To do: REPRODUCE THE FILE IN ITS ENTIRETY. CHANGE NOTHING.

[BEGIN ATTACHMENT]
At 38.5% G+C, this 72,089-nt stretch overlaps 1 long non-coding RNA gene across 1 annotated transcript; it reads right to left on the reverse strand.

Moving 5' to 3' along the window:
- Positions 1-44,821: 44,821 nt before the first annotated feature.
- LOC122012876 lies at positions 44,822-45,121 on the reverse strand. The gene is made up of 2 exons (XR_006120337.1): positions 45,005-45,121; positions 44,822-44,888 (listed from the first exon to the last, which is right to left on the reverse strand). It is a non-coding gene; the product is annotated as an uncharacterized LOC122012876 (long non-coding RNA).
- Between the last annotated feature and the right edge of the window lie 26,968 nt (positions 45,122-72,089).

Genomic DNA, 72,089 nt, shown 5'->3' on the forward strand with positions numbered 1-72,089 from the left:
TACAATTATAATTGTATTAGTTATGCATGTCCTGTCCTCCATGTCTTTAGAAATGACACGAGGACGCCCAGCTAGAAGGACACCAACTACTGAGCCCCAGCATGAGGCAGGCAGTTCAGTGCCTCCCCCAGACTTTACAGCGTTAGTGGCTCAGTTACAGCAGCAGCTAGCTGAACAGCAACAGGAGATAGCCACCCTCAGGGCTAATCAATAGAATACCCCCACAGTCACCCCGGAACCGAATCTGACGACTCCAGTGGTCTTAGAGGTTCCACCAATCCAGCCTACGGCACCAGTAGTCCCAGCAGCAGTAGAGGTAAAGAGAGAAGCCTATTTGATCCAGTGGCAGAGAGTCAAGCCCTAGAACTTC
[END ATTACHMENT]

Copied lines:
At 38.5% G+C, this 72,089-nt stretch overlaps 1 long non-coding RNA gene across 1 annotated transcript; it reads right to left on the reverse strand.

Moving 5' to 3' along the window:
- Positions 1-44,821: 44,821 nt before the first annotated feature.
- LOC122012876 lies at positions 44,822-45,121 on the reverse strand. The gene is made up of 2 exons (XR_006120337.1): positions 45,005-45,121; positions 44,822-44,888 (listed from the first exon to the last, which is right to left on the reverse strand). It is a non-coding gene; the product is annotated as an uncharacterized LOC122012876 (long non-coding RNA).
- Between the last annotated feature and the right edge of the window lie 26,968 nt (positions 45,122-72,089).

Genomic DNA, 72,089 nt, shown 5'->3' on the forward strand with positions numbered 1-72,089 from the left:
TACAATTATAATTGTATTAGTTATGCATGTCCTGTCCTCCATGTCTTTAGAAATGACACGAGGACGCCCAGCTAGAAGGACACCAACTACTGAGCCCCAGCATGAGGCAGGCAGTTCAGTGCCTCCCCCAGACTTTACAGCGTTAGTGGCTCAGTTACAGCAGCAGCTAGCTGAACAGCAACAGGAGATAGCCACCCTCAGGGCTAATCAATAGAATACCCCCACAGTCACCCCGGAACCGAATCTGACGACTCCAGTGGTCTTAGAGGTTCCACCAATCCAGCCTACGGCACCAGTAGTCCCAGCAGCAGTAGAGGTAAAGAGAGAAGCCTATTTGATCCAGTGGCAGAGAGTCAAGCCCTAGAACTTC